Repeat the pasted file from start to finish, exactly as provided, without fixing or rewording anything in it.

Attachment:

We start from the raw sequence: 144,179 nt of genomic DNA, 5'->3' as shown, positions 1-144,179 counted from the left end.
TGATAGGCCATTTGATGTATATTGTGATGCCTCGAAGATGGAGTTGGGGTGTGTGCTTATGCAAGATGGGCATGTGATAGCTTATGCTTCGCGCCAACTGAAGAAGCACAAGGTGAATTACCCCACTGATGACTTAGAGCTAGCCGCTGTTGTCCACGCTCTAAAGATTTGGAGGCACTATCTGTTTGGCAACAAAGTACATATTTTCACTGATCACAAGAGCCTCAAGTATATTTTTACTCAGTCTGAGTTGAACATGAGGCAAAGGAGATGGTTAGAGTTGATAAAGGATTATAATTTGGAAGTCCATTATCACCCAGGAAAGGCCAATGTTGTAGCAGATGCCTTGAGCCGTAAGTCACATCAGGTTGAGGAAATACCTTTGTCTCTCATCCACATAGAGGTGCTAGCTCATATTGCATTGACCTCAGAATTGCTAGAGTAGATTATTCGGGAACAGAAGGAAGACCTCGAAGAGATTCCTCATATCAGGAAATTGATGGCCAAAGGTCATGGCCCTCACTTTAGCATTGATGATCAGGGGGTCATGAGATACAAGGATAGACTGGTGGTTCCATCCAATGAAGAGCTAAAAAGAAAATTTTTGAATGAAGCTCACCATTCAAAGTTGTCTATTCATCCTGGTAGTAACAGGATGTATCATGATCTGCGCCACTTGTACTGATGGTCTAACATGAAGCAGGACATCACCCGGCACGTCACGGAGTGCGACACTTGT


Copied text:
We start from the raw sequence: 144,179 nt of genomic DNA, 5'->3' as shown, positions 1-144,179 counted from the left end.
TGATAGGCCATTTGATGTATATTGTGATGCCTCGAAGATGGAGTTGGGGTGTGTGCTTATGCAAGATGGGCATGTGATAGCTTATGCTTCGCGCCAACTGAAGAAGCACAAGGTGAATTACCCCACTGATGACTTAGAGCTAGCCGCTGTTGTCCACGCTCTAAAGATTTGGAGGCACTATCTGTTTGGCAACAAAGTACATATTTTCACTGATCACAAGAGCCTCAAGTATATTTTTACTCAGTCTGAGTTGAACATGAGGCAAAGGAGATGGTTAGAGTTGATAAAGGATTATAATTTGGAAGTCCATTATCACCCAGGAAAGGCCAATGTTGTAGCAGATGCCTTGAGCCGTAAGTCACATCAGGTTGAGGAAATACCTTTGTCTCTCATCCACATAGAGGTGCTAGCTCATATTGCATTGACCTCAGAATTGCTAGAGTAGATTATTCGGGAACAGAAGGAAGACCTCGAAGAGATTCCTCATATCAGGAAATTGATGGCCAAAGGTCATGGCCCTCACTTTAGCATTGATGATCAGGGGGTCATGAGATACAAGGATAGACTGGTGGTTCCATCCAATGAAGAGCTAAAAAGAAAATTTTTGAATGAAGCTCACCATTCAAAGTTGTCTATTCATCCTGGTAGTAACAGGATGTATCATGATCTGCGCCACTTGTACTGATGGTCTAACATGAAGCAGGACATCACCCGGCACGTCACGGAGTGCGACACTTGT